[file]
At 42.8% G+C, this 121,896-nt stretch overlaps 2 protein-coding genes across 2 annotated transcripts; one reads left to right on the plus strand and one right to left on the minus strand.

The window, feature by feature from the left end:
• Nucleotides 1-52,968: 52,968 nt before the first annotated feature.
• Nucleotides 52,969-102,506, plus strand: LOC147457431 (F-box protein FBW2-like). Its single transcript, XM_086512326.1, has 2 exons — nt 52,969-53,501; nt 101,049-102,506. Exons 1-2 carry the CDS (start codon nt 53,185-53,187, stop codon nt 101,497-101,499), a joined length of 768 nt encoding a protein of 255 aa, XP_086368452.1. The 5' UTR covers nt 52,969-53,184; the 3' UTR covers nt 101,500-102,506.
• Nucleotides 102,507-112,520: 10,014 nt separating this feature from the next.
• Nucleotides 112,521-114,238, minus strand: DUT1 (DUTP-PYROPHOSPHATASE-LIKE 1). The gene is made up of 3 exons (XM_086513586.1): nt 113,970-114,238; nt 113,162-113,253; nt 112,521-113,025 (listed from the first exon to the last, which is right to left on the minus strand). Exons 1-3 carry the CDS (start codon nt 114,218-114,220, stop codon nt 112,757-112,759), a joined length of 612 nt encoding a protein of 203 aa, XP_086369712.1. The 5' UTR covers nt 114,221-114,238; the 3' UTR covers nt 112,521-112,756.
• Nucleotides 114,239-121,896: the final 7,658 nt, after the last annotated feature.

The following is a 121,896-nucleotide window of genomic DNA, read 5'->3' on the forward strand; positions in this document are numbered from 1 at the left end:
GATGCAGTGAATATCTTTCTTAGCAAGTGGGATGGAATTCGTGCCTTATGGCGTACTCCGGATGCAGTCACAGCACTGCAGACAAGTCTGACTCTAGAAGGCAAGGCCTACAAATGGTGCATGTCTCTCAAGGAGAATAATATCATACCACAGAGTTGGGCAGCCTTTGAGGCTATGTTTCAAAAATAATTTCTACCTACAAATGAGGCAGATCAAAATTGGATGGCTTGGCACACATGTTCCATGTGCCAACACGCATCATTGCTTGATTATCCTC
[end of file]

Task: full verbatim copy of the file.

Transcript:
At 42.8% G+C, this 121,896-nt stretch overlaps 2 protein-coding genes across 2 annotated transcripts; one reads left to right on the plus strand and one right to left on the minus strand.

The window, feature by feature from the left end:
• Nucleotides 1-52,968: 52,968 nt before the first annotated feature.
• Nucleotides 52,969-102,506, plus strand: LOC147457431 (F-box protein FBW2-like). Its single transcript, XM_086512326.1, has 2 exons — nt 52,969-53,501; nt 101,049-102,506. Exons 1-2 carry the CDS (start codon nt 53,185-53,187, stop codon nt 101,497-101,499), a joined length of 768 nt encoding a protein of 255 aa, XP_086368452.1. The 5' UTR covers nt 52,969-53,184; the 3' UTR covers nt 101,500-102,506.
• Nucleotides 102,507-112,520: 10,014 nt separating this feature from the next.
• Nucleotides 112,521-114,238, minus strand: DUT1 (DUTP-PYROPHOSPHATASE-LIKE 1). The gene is made up of 3 exons (XM_086513586.1): nt 113,970-114,238; nt 113,162-113,253; nt 112,521-113,025 (listed from the first exon to the last, which is right to left on the minus strand). Exons 1-3 carry the CDS (start codon nt 114,218-114,220, stop codon nt 112,757-112,759), a joined length of 612 nt encoding a protein of 203 aa, XP_086369712.1. The 5' UTR covers nt 114,221-114,238; the 3' UTR covers nt 112,521-112,756.
• Nucleotides 114,239-121,896: the final 7,658 nt, after the last annotated feature.

The following is a 121,896-nucleotide window of genomic DNA, read 5'->3' on the forward strand; positions in this document are numbered from 1 at the left end:
GATGCAGTGAATATCTTTCTTAGCAAGTGGGATGGAATTCGTGCCTTATGGCGTACTCCGGATGCAGTCACAGCACTGCAGACAAGTCTGACTCTAGAAGGCAAGGCCTACAAATGGTGCATGTCTCTCAAGGAGAATAATATCATACCACAGAGTTGGGCAGCCTTTGAGGCTATGTTTCAAAAATAATTTCTACCTACAAATGAGGCAGATCAAAATTGGATGGCTTGGCACACATGTTCCATGTGCCAACACGCATCATTGCTTGATTATCCTC